To Feel or Not to Feel…
Those are our only two choices, right? Sometimes I wish there was a happy medium, and for some people, there just might be. But not me. I feel. Boy, do I feel! I can’t turn it off or choose what to feel about. I just feel. Yes, there are times when it’s more inconvenient and painful than others, but you can’t have the good without the bad. It’s that inescapable, bone-deep, ache of it all—the happiness, the sadness, the desperation, the euphoria—that both compels me to write and litters a blank page with description.
To me, a good book is all about how it makes you feel. If I can feel the pain and angst of the characters, then I can also feel their happiness and passion. And that’s what I really want. I want to triumph with them, to conquer, to win, to succeed against all odds. But in order to do that, I have to feel challenged and heartbroken, downtrodden and hopeless—I have to feel the pain that they feel, even if it’s just for a little while.
Have you ever been furious at the end of a book? Or completely, devastatingly heartbroken? Me, I hate books like that, primarily because they have made me feel so deeply that I can’t get past the anguish of it all. I carry it around for days as if it’s my own. But you know what? That’s the sign of a well-written book, even if I hated that it ended badly. The author’s objective was undoubtedly to make me feel and guess what? It worked.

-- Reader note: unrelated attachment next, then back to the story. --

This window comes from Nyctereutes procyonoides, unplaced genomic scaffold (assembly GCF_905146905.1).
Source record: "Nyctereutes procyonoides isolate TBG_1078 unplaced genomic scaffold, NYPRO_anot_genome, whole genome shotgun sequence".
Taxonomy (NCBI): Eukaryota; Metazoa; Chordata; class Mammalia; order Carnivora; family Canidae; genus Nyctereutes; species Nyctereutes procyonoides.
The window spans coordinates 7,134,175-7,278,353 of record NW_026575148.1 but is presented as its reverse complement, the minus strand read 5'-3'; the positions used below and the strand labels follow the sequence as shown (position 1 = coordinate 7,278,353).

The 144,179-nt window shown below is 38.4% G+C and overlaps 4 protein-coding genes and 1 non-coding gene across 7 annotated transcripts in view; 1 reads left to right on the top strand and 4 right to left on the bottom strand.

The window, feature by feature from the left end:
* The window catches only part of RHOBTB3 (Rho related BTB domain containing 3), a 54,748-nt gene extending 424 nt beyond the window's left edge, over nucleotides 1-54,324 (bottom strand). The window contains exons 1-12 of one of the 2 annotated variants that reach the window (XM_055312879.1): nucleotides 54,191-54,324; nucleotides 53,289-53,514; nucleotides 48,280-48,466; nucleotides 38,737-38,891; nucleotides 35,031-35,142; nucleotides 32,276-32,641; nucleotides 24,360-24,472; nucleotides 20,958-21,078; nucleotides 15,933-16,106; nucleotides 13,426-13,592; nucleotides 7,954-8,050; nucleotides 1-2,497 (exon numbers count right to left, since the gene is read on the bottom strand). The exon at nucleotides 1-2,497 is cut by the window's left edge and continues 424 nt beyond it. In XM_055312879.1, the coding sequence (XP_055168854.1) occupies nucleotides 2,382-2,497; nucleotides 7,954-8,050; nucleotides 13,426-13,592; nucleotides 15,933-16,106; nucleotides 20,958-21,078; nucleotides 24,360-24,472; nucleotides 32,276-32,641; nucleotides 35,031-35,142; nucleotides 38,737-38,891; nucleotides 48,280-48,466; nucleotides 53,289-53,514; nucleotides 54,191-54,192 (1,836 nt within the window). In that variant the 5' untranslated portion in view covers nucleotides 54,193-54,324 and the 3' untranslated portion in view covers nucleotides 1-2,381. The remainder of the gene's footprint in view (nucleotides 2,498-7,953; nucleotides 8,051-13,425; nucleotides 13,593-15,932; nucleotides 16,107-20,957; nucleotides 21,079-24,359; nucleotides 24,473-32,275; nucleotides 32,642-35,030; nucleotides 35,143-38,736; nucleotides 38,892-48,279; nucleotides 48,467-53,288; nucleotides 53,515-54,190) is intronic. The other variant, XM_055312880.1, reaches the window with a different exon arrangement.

That’s what I hope to achieve with my books, minus the lingering devastation. I want to suck readers into the world of my characters. I want them to feel the heartbreak of rejection, the desolation of loneliness, the crushing weight of failure, but only to accentuate the positive. In the end, I want them to feel the pure joy of finding true love, the sheer relief of making it to the top of the mountain, the utter satisfaction of achieving the impossible. To my way of thinking, if you carry a smile for a couple hours after you finish one of my books, I consider that I’ve done my job. I’ve brought some happiness into your life, if only for a little while. And can’t we all use an extra “win” every now and again?
Thank you, Michelle. I for one agree and feel the writing. This was a reminder. That writers must pour themselves into their writing. Into the worlds, the very hearts and minds of their creations. I mean they don’t have to but why wouldn’t we? When we make a conscious effort to feel, our world and the ones we’ve created intertwine. The end result is depth, realism and heart. The characters, be they Frodo, Pip, Frog or Toad, Winter, Ocilla or L’orrah, will do as we say. Before they submit to our whims, however, I believe he or she may ask: “Do you feel me?” Whether we answer yes or no determines how they will react. They may stay still, arms crossed. Others may twiddle their thumbs waiting. When we search their pain and joy, triumphs and losses, then it begins and sometimes, more often than not, he or she will lead us in a direction we never thought we’d go. They reward us. Any writer would agree. And any reader will know whether or not we are being real.
You want to be a better writer? Search your heart. Then put your self in your m/c’s or protags shoes…or high heels. Or clogs or whatever sort of footwear suits them. I for one have so many pairs of “shoes”…and I love it.
Great things are coming Michelle’s way. Be there to watch and give her a hand in support!
What say you?